Warrenton Va. Nov 10th 1862

Dear Sister

I rec. your letter
twoone week ago last Friday. this is the
first opportunity I’ve had to ans. it.
We left Harper’s Ferry a week last Wednes-
day night – crossed the Shenandoah &
marched a few miles. The next day
marched 5 miles further & camped
two nights. next day marched to
within 5 miles of Snicker’s Gap. The
next day – Sunday – we occupied the
Gap. Our regt. going ahead as skirmishers
as usual. Soon after starting we came
upon the rebel cavalry pickets drove them
up thru the Gap without much trouble
just after crossing the summit of the
mountain we came upon a battery

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planted so as to sweep the road & a large
open field. as we had accomplished
our objective – viz. take possession of the Gap we
advanced no further but remained there
till dark as picket firing at then
when we got a chance. they threw several
shells at us two of them struck the
ground in front of our Co. & rolled in
right among us. luckily they did not
burst. after dark we were relieved by
Sykes’ Div [---?] Corps. we came down the
mt. & camped in Snickersville. The next
day we marched to Ashby’s Gap & staid
two nights. two days more brought us to
the Mannassus Gap R.R. where we staid
two nights. two more short marches &
we are here. got here last night. This
is a nice old Va. Village & is or was
the residence of many F.F.Vs. The White
Sulpher Springs are but 9 miles from
here it is quite a fashionable resort.

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The whole army is near here.
I don’t know much about this movement
only that it is a great one & you will
be likely to hear from before long. I reckon
we shall strike at Gordonsville if so
I think there will be three battles viz.
at the Rappahannoch, the Rapidan & at
Gordonsville. We were reviewed this
morning by Gen. McClellan & it is said
it was a farewell review. that he has
been removed. the boys all think so
& they feel downhearted & discouraged
if it is so I shall be too. I would like to have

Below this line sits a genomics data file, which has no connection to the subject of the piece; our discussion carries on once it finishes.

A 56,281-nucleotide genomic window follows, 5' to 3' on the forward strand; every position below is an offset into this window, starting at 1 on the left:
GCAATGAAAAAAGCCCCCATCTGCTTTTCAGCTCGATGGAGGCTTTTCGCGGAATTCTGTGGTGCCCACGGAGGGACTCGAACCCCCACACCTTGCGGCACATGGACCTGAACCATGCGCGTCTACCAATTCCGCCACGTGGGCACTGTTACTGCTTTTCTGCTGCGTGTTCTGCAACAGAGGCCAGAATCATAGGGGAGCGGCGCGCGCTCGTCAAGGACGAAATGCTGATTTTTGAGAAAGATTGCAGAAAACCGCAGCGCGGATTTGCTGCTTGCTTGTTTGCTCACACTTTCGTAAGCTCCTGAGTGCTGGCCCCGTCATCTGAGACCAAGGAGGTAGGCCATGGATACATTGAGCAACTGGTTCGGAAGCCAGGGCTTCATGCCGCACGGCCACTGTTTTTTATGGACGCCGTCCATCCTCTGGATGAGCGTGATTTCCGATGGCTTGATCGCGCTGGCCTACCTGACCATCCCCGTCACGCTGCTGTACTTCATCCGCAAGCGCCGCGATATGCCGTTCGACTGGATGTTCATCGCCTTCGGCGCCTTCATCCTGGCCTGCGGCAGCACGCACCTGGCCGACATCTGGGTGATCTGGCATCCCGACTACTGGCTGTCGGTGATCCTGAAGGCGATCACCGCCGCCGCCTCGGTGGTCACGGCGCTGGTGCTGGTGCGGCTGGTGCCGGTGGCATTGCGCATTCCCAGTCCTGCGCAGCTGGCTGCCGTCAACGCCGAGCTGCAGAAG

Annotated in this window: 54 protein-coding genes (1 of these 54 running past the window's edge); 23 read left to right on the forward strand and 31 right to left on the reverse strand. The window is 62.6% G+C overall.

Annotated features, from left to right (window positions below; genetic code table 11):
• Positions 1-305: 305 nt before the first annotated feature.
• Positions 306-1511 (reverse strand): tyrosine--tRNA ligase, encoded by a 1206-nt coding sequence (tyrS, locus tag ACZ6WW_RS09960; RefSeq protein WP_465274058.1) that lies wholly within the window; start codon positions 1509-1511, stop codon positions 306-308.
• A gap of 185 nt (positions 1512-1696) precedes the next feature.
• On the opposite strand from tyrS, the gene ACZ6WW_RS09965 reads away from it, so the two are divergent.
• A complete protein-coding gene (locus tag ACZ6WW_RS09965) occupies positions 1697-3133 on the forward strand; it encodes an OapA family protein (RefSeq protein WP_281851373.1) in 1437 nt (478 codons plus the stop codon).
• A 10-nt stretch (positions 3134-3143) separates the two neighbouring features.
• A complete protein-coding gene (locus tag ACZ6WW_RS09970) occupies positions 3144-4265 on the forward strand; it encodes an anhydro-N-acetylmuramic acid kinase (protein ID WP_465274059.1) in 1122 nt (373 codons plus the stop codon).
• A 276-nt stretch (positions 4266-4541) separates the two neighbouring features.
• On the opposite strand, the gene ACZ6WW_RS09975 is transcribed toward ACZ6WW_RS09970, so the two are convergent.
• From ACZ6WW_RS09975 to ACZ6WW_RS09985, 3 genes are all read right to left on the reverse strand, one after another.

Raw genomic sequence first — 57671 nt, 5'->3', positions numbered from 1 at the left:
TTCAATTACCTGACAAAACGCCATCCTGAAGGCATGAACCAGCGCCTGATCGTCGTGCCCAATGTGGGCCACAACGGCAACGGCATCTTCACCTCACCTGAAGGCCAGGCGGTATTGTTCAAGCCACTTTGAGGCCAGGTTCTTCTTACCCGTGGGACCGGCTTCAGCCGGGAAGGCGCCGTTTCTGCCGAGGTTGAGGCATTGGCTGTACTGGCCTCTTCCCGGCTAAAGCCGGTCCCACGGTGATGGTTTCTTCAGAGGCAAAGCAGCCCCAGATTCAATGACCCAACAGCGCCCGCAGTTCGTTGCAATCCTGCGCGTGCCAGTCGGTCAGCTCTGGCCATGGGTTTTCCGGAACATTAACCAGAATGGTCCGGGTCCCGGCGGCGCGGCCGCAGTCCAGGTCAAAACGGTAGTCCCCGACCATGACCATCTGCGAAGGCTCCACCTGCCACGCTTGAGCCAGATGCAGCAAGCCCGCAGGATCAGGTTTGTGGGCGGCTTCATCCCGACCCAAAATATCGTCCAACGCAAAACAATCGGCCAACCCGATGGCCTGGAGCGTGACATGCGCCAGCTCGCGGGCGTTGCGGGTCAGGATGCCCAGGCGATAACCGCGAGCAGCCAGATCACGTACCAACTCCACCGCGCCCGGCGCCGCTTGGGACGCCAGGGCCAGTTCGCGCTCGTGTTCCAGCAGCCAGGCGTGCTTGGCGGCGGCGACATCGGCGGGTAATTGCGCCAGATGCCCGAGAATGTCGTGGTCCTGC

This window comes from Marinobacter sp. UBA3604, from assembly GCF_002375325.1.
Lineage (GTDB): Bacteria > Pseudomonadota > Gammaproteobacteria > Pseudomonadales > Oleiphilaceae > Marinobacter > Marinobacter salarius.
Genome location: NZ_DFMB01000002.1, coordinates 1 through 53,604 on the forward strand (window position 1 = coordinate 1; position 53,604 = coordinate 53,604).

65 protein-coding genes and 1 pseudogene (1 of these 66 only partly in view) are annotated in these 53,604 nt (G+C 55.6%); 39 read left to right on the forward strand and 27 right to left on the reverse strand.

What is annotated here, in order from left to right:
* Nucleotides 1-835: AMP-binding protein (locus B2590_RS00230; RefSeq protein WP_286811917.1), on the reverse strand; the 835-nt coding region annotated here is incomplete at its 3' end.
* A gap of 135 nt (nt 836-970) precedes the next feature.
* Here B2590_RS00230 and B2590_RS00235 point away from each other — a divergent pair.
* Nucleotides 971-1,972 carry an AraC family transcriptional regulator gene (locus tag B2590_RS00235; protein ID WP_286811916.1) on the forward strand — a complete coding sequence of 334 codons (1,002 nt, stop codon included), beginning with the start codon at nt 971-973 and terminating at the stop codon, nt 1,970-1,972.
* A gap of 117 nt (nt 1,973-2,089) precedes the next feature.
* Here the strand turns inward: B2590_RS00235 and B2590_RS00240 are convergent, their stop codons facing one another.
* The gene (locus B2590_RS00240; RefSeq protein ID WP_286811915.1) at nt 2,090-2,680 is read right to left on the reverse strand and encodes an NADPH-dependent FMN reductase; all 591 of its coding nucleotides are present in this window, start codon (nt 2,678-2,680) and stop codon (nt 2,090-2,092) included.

some of our Northern men here. I could shoot
them or run them through with a
bayonet with better heart than I could
a reb. The same with Chas. Brown &
some of your other Rye people.
I should love dearly to stick my bayonet
thru him. you may tell him I said so
if you like. Why don’t you have him sent

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to Fort Constitution. I feel rather broke
up don’t know what I am. If I were at home
I could not tell what I should be a Democrat
or republican. I guess neither. I believe
there ought to be a new party formed
or rather there ought to be no party till this
war is over. Greeley Sumner & the like I have
no sympathy with at all. I believe they have
done a great deal of & are trying to do all they

You wanted to know if we lived well.
We do. I never got one tenth part the
Mutton & poultry at home that I get here.
It is very plenty & the finest Mutton you ever saw.
I am afraid sheep will be scarce in Va. next
year. I will tell what our Gov. rations
are. We draw three days rations at a time
then each take a piece of raw pork 30
hard tacks a little coffee & sugar. puts them
in his haversack, after we get thru a days
march & get our tents pitched pitched made
fires his sliceof porks & makes his coffee
for supper. In the morning he cooks his breakfast
& fries a little pork for dinner. This is our
bill of fare on a march. Pork & hard bread & coffee.
If we stop over one day, we grill an ox & have
one or two rations of fresh meat.
Do you wonder that stray sheep & wander-
ing flocks of turkeys stand a poor chance.
We have not been paid yet & won’t be
till we get settled down somewhere
which won’t be very soon I reckon.
I am well. The weather is quite cool now
we had over an inch of snow last Friday.
Today is very pleasant. I wish I could
have some of your apples. Write soon.
Give my love to all.

Your Brother
George S. Gove